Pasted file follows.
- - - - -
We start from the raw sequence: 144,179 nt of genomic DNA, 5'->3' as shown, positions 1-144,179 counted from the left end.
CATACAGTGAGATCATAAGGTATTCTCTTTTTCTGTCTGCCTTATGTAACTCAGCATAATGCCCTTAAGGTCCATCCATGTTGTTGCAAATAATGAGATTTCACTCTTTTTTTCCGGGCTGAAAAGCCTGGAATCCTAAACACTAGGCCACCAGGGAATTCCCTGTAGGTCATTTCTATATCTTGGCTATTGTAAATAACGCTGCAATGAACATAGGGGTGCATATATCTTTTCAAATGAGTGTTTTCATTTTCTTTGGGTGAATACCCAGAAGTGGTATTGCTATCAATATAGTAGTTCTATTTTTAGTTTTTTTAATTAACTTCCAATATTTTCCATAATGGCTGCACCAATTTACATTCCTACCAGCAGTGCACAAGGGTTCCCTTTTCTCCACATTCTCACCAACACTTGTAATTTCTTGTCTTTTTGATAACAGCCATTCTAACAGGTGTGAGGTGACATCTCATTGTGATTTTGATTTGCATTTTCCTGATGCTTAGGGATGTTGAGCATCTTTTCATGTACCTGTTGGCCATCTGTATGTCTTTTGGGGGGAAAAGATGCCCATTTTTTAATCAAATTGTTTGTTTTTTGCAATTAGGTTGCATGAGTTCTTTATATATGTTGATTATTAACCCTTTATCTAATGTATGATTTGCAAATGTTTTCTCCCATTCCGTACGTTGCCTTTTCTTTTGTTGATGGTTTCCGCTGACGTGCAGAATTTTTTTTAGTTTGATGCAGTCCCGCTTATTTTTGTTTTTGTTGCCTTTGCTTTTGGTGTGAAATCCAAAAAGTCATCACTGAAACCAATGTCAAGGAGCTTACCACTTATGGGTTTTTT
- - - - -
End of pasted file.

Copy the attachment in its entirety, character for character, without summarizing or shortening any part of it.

We start from the raw sequence: 144,179 nt of genomic DNA, 5'->3' as shown, positions 1-144,179 counted from the left end.
CATACAGTGAGATCATAAGGTATTCTCTTTTTCTGTCTGCCTTATGTAACTCAGCATAATGCCCTTAAGGTCCATCCATGTTGTTGCAAATAATGAGATTTCACTCTTTTTTTCCGGGCTGAAAAGCCTGGAATCCTAAACACTAGGCCACCAGGGAATTCCCTGTAGGTCATTTCTATATCTTGGCTATTGTAAATAACGCTGCAATGAACATAGGGGTGCATATATCTTTTCAAATGAGTGTTTTCATTTTCTTTGGGTGAATACCCAGAAGTGGTATTGCTATCAATATAGTAGTTCTATTTTTAGTTTTTTTAATTAACTTCCAATATTTTCCATAATGGCTGCACCAATTTACATTCCTACCAGCAGTGCACAAGGGTTCCCTTTTCTCCACATTCTCACCAACACTTGTAATTTCTTGTCTTTTTGATAACAGCCATTCTAACAGGTGTGAGGTGACATCTCATTGTGATTTTGATTTGCATTTTCCTGATGCTTAGGGATGTTGAGCATCTTTTCATGTACCTGTTGGCCATCTGTATGTCTTTTGGGGGGAAAAGATGCCCATTTTTTAATCAAATTGTTTGTTTTTTGCAATTAGGTTGCATGAGTTCTTTATATATGTTGATTATTAACCCTTTATCTAATGTATGATTTGCAAATGTTTTCTCCCATTCCGTACGTTGCCTTTTCTTTTGTTGATGGTTTCCGCTGACGTGCAGAATTTTTTTTAGTTTGATGCAGTCCCGCTTATTTTTGTTTTTGTTGCCTTTGCTTTTGGTGTGAAATCCAAAAAGTCATCACTGAAACCAATGTCAAGGAGCTTACCACTTATGGGTTTTTT